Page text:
Being involved in the world of autism, there are many questions that I have that are left unanswered, and I don’t mean questions like “What the heck IS autism anyway?” (of course that is an unanswered question that I have…) but I mean questions like why the color blue? And why trains? (those I can understand a little), but why rainbows? And what is so terrible about the birthday song anyway? And I will admit (with the risk of sounding loony) that on more than one occasion I have had conversations with other teachers/consultants/therapists that went like this…
Teacher: “My kids were a little off yesterday.”
SG: “Was there a full moon last night?”
Teacher: “No, and I checked. There wasn’t a full moon.”
I am resigned to the fact that the answers to most of these questions can or never will be answered via research or a carefully designed study, and have thus been practicing what many careful observers in this autismworld practice…developing theories. Theories that would most likely be considered nutty to the scientific community…
In the past, many plants have fallen victim to my self proclaimed very-non-green thumb…Needless to say, on a weekend visit to my grandparents about four years ago, my grandmother insisted, as she always does, that I pick out a piece of furniture from her house so that she could give it to me right then and there (you know, before she dies…her words). I am always torn when she does this, as I know she really wants me to have something, yet I don’t want to just take pieces of her furniture, as she is not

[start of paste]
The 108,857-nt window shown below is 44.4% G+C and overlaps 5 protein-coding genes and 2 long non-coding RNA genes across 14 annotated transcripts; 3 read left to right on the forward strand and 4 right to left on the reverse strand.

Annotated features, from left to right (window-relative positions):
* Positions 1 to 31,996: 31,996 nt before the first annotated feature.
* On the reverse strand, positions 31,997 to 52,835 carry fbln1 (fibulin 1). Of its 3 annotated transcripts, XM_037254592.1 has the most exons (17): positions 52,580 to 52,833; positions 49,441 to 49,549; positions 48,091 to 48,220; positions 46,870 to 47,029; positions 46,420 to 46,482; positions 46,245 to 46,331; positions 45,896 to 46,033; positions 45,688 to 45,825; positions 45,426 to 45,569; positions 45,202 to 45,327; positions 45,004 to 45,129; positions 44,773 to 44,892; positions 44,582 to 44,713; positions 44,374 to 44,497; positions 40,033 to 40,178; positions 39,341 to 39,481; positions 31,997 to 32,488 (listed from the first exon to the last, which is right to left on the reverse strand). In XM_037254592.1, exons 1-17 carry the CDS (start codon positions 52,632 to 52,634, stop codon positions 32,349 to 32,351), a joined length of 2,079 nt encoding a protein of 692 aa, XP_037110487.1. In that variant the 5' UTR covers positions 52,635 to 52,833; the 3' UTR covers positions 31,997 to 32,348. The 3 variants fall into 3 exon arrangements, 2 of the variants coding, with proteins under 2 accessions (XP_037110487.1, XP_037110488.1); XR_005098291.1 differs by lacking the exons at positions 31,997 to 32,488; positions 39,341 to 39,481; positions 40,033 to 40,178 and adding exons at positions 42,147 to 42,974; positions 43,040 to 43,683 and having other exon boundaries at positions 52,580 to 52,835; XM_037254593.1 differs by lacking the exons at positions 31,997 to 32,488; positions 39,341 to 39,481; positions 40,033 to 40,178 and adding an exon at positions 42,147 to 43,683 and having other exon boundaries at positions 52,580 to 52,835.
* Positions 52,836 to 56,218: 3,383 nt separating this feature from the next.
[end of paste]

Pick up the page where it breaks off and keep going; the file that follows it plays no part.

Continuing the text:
dead and she and my grandfather are still using
their furniture. So on this particular hot July day, for some reason or another, I decided that it was time for me to attempt to be a non-killing plant owner once again and I told her that now that she mentioned it, my place could use some more life, and maybe I could have one of her plants, as I really liked the idea of having something that belonged to my grandparents and was LIVE…it seemed kind of special. She loved the idea, as I thought she might and she carefully chose one of her plants that had been with my grandparents for 15 years and survived 2 moves with them that included both snow and very hot weather. I was extremely pleased with her choice as well, until after my three hour trip home in my un-airconditioned black jetta, I saw that over half of the leaves had completely wilted, and I devastated at the fact that I had killed my grandparents plant, that I was so determined to keep alive.